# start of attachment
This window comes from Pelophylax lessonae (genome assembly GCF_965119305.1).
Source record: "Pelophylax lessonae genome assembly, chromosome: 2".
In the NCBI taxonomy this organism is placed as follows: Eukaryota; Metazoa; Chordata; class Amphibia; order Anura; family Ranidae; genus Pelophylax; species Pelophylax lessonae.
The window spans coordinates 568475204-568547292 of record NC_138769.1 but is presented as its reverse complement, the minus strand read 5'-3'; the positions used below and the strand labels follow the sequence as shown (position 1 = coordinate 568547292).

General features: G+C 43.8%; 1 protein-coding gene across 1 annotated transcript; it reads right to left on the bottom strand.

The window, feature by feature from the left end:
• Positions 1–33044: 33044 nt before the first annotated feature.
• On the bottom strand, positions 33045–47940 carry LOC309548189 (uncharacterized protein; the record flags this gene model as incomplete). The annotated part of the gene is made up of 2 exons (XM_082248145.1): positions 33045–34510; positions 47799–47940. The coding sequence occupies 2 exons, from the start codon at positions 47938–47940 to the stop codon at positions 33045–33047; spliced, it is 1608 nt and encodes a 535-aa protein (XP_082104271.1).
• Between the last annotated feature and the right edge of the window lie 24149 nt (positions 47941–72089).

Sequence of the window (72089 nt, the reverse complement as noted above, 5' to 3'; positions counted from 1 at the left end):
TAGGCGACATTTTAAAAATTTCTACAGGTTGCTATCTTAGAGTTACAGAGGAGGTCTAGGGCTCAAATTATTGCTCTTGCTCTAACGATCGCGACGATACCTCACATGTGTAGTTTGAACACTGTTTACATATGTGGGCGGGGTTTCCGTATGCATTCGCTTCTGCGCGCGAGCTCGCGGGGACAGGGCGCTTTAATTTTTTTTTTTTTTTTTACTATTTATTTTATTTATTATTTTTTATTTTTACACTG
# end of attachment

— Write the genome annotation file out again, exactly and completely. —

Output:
This window comes from Pelophylax lessonae (genome assembly GCF_965119305.1).
Source record: "Pelophylax lessonae genome assembly, chromosome: 2".
In the NCBI taxonomy this organism is placed as follows: Eukaryota; Metazoa; Chordata; class Amphibia; order Anura; family Ranidae; genus Pelophylax; species Pelophylax lessonae.
The window spans coordinates 568475204-568547292 of record NC_138769.1 but is presented as its reverse complement, the minus strand read 5'-3'; the positions used below and the strand labels follow the sequence as shown (position 1 = coordinate 568547292).

General features: G+C 43.8%; 1 protein-coding gene across 1 annotated transcript; it reads right to left on the bottom strand.

The window, feature by feature from the left end:
• Positions 1–33044: 33044 nt before the first annotated feature.
• On the bottom strand, positions 33045–47940 carry LOC309548189 (uncharacterized protein; the record flags this gene model as incomplete). The annotated part of the gene is made up of 2 exons (XM_082248145.1): positions 33045–34510; positions 47799–47940. The coding sequence occupies 2 exons, from the start codon at positions 47938–47940 to the stop codon at positions 33045–33047; spliced, it is 1608 nt and encodes a 535-aa protein (XP_082104271.1).
• Between the last annotated feature and the right edge of the window lie 24149 nt (positions 47941–72089).

Sequence of the window (72089 nt, the reverse complement as noted above, 5' to 3'; positions counted from 1 at the left end):
TAGGCGACATTTTAAAAATTTCTACAGGTTGCTATCTTAGAGTTACAGAGGAGGTCTAGGGCTCAAATTATTGCTCTTGCTCTAACGATCGCGACGATACCTCACATGTGTAGTTTGAACACTGTTTACATATGTGGGCGGGGTTTCCGTATGCATTCGCTTCTGCGCGCGAGCTCGCGGGGACAGGGCGCTTTAATTTTTTTTTTTTTTTTTACTATTTATTTTATTTATTATTTTTTATTTTTACACTG